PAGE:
FDA Seeks Second Opinion

A month after advisers told the government some attention deficit hyperactivity disorder drugs should bear stronger warnings of cardiovascular risks, officials are asking a second panel whether to add warnings about psychosis or mania.

Small numbers of reports of adverse psychiatric events, including hallucinations, in children are associated with all of the increasingly popular drugs used to treat ADHD, according to recently released Food and Drug Administration documents.

The FDA is asking its pediatric advisory committee to review those reports and then recommend how to communicate the potential risks to doctors and parents. It's asking the same about a report of increased risks of heart attack, stroke and hypertension associated with some ADHD drugs.

The panel was to meet Wednesday.

Last month, the FDA's Drug Safety and Risk Management advisory committee voted to recommend adding "black-box" warnings to stimulants used to treat ADHD, alerting doctors, patients and parents of the uncertainty regarding the risk the drugs may pose to the cardiovascular system. The warnings are the most serious that prescription drugs may bear.

The FDA is not required to follow the recommendations of its advisory committees, but usually does.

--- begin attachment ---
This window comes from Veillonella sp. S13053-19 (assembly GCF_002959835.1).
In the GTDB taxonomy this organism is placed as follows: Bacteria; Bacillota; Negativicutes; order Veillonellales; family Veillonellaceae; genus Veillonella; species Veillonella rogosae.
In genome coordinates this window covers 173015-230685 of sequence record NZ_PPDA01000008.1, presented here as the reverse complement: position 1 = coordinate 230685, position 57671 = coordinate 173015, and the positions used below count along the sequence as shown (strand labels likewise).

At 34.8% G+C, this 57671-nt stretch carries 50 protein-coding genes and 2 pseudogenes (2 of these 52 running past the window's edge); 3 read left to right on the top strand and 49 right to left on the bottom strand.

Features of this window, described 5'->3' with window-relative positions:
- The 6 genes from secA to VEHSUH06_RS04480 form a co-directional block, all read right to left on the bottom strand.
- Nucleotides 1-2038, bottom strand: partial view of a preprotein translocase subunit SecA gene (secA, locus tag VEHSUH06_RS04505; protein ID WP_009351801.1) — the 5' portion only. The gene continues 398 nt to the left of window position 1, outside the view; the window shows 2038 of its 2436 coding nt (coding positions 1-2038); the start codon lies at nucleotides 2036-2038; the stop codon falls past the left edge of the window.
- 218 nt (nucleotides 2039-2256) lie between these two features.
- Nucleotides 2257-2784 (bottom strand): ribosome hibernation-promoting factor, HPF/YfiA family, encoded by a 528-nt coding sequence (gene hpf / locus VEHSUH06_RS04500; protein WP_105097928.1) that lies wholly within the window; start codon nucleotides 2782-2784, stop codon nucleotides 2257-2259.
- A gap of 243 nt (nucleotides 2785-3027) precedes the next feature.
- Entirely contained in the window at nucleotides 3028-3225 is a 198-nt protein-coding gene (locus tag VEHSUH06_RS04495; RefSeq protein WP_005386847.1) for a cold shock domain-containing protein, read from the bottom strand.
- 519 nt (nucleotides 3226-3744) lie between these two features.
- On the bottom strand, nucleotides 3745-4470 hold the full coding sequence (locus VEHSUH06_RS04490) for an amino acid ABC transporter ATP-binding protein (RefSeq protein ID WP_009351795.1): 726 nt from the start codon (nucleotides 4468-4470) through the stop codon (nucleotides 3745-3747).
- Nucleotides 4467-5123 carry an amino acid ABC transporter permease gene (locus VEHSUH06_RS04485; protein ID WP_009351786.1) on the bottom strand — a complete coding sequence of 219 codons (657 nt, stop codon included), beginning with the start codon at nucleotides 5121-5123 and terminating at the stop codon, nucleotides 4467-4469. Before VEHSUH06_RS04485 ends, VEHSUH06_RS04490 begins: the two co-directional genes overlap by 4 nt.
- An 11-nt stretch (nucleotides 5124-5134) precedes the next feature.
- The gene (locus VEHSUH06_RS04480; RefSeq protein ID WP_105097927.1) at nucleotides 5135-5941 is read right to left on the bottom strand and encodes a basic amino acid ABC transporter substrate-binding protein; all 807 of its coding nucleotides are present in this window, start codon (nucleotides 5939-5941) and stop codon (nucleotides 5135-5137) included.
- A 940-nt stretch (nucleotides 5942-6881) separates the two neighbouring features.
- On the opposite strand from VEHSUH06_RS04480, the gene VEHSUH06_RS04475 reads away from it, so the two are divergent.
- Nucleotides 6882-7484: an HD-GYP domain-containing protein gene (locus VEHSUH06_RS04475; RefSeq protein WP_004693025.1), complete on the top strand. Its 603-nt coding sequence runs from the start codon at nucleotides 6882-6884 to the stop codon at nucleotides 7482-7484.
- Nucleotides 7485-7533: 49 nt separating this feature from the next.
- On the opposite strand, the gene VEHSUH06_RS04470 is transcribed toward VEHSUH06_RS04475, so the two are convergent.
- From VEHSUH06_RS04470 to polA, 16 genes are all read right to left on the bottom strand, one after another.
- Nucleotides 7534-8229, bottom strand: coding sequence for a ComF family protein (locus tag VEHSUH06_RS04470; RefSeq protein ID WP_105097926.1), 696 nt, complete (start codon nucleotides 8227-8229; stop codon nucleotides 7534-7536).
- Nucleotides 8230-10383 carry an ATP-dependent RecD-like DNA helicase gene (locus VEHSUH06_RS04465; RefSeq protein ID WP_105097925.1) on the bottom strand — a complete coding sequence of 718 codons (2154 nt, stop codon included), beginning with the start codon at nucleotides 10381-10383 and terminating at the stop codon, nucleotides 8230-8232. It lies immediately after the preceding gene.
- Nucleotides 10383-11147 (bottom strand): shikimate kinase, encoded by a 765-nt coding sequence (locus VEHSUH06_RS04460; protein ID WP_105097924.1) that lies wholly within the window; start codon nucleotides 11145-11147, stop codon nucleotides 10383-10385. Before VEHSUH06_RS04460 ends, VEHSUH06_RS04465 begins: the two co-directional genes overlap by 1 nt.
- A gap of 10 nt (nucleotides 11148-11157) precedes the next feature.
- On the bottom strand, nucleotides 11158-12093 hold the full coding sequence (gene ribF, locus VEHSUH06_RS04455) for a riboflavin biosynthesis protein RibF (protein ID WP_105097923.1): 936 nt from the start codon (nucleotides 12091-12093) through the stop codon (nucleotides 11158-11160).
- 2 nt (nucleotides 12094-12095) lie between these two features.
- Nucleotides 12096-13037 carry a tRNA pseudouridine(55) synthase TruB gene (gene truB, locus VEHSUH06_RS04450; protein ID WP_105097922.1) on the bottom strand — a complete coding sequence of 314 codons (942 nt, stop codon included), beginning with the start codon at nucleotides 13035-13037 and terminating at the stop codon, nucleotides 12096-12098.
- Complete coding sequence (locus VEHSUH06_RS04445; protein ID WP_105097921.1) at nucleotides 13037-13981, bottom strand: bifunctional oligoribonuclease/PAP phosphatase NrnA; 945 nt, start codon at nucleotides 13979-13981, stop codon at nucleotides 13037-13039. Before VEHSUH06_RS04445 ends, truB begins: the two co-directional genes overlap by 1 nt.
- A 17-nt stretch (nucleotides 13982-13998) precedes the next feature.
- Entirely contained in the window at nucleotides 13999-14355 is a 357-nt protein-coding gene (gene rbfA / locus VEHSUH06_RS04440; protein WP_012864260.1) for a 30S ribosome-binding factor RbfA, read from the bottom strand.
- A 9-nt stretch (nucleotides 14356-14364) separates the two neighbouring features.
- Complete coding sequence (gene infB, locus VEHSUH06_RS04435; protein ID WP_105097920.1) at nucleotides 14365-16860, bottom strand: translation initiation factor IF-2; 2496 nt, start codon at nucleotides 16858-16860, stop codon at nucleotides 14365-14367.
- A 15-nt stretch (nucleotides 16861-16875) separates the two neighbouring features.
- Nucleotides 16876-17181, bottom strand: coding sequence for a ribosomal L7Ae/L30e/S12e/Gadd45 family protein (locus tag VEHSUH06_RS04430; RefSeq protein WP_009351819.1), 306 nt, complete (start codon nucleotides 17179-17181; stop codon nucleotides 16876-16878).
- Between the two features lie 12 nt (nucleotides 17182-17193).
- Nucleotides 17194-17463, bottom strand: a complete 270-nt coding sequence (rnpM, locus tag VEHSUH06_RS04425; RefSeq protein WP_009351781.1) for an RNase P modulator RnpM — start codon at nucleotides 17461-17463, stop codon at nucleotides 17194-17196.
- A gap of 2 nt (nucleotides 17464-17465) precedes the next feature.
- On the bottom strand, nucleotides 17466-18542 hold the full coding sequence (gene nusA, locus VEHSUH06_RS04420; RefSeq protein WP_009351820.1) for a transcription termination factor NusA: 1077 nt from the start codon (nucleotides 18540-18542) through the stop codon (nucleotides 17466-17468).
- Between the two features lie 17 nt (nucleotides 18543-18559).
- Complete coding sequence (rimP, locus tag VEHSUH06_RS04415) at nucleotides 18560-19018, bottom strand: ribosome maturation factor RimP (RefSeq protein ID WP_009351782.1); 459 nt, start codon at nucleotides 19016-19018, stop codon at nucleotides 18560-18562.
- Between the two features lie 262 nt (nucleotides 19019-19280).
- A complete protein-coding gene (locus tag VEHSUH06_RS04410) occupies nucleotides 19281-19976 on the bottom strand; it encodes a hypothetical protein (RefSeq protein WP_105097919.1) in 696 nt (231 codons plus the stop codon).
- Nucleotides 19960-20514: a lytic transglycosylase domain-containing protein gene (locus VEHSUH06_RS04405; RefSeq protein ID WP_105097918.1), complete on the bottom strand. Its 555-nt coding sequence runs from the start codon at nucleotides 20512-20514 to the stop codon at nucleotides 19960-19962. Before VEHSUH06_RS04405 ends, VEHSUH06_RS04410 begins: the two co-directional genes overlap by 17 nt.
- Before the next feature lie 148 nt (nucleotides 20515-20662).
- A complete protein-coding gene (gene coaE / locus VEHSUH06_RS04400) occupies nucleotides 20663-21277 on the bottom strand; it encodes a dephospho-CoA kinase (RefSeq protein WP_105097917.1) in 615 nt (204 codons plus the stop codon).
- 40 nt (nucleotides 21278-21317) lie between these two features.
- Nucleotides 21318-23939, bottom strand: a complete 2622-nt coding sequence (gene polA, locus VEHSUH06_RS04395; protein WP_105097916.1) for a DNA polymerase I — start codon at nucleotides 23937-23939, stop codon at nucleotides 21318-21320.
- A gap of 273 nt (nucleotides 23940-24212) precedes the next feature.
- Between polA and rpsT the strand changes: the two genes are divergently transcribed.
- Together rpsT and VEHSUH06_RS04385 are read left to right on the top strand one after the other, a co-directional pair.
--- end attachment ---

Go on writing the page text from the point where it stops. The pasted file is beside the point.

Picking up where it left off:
The latest reviews show that psychosis or mania can occur in some juvenile patients at normal doses of any ADHD drug. The reviews included roughly 90 studies of the drugs as well as reports from doctors, parents and others.

The ADHD drugs include Ritalin, manufactured by Novartis Pharmaceuticals Corp. and in generic form by other companies; Adderall, made by Shire Pharmaceuticals Inc.; and Strattera, produced by Eli Lilly and Co.

FDA officials say patients and doctors should be aware that the small number of psychiatric events could represent side effects of the drugs, although they cannot point to a definitive link. However, they noted a "complete absence" of similar reports in children treated with dummy pills during dozens of clinical trials of the drugs. In many children, the events ceased once they stopped taking the drugs — and resumed if they restarted.

McNeil Consumer & Specialty Pharmaceuticals said in briefing documents that it is customary to weigh the "therapeutic benefits and potential risks" of treatment and warned of the negative effects of leaving ADHD untreated. The unit of Johnson & Johnson makes Concerta, a long-acting form of methylphenidate, the drug in Ritalin.

In the United States, nearly 3.3 million people age 19 and younger used an ADHD drug in 2005, according to Medco Health Solutions Inc., a prescription drug benefit program manager.